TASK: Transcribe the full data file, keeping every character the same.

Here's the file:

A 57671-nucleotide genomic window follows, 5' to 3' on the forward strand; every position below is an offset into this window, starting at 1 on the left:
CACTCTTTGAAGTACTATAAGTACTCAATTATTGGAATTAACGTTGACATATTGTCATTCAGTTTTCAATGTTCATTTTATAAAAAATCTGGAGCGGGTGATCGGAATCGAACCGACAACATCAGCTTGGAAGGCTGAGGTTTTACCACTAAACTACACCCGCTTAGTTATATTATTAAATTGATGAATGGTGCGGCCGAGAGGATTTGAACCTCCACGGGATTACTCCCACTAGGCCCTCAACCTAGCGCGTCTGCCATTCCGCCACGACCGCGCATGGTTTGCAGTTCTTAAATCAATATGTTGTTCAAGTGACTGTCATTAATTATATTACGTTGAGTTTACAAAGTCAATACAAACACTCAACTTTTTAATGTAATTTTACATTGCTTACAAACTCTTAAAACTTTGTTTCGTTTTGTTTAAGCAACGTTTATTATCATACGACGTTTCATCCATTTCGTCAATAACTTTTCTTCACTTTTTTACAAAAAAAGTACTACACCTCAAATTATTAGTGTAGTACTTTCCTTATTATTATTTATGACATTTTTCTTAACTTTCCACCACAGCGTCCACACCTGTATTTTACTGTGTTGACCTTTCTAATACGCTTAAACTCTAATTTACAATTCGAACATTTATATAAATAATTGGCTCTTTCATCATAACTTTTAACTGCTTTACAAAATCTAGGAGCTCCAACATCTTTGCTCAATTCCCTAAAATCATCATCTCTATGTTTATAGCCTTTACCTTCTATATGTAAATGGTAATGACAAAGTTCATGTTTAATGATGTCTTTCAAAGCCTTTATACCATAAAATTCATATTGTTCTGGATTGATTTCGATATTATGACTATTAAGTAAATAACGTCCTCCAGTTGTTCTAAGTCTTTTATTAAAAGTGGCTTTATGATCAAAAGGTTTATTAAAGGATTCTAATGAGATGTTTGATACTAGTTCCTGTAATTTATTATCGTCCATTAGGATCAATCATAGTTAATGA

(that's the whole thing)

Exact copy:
A 57671-nucleotide genomic window follows, 5' to 3' on the forward strand; every position below is an offset into this window, starting at 1 on the left:
CACTCTTTGAAGTACTATAAGTACTCAATTATTGGAATTAACGTTGACATATTGTCATTCAGTTTTCAATGTTCATTTTATAAAAAATCTGGAGCGGGTGATCGGAATCGAACCGACAACATCAGCTTGGAAGGCTGAGGTTTTACCACTAAACTACACCCGCTTAGTTATATTATTAAATTGATGAATGGTGCGGCCGAGAGGATTTGAACCTCCACGGGATTACTCCCACTAGGCCCTCAACCTAGCGCGTCTGCCATTCCGCCACGACCGCGCATGGTTTGCAGTTCTTAAATCAATATGTTGTTCAAGTGACTGTCATTAATTATATTACGTTGAGTTTACAAAGTCAATACAAACACTCAACTTTTTAATGTAATTTTACATTGCTTACAAACTCTTAAAACTTTGTTTCGTTTTGTTTAAGCAACGTTTATTATCATACGACGTTTCATCCATTTCGTCAATAACTTTTCTTCACTTTTTTACAAAAAAAGTACTACACCTCAAATTATTAGTGTAGTACTTTCCTTATTATTATTTATGACATTTTTCTTAACTTTCCACCACAGCGTCCACACCTGTATTTTACTGTGTTGACCTTTCTAATACGCTTAAACTCTAATTTACAATTCGAACATTTATATAAATAATTGGCTCTTTCATCATAACTTTTAACTGCTTTACAAAATCTAGGAGCTCCAACATCTTTGCTCAATTCCCTAAAATCATCATCTCTATGTTTATAGCCTTTACCTTCTATATGTAAATGGTAATGACAAAGTTCATGTTTAATGATGTCTTTCAAAGCCTTTATACCATAAAATTCATATTGTTCTGGATTGATTTCGATATTATGACTATTAAGTAAATAACGTCCTCCAGTTGTTCTAAGTCTTTTATTAAAAGTGGCTTTATGATCAAAAGGTTTATTAAAGGATTCTAATGAGATGTTTGATACTAGTTCCTGTAATTTATTATCGTCCATTAGGATCAATCATAGTTAATGA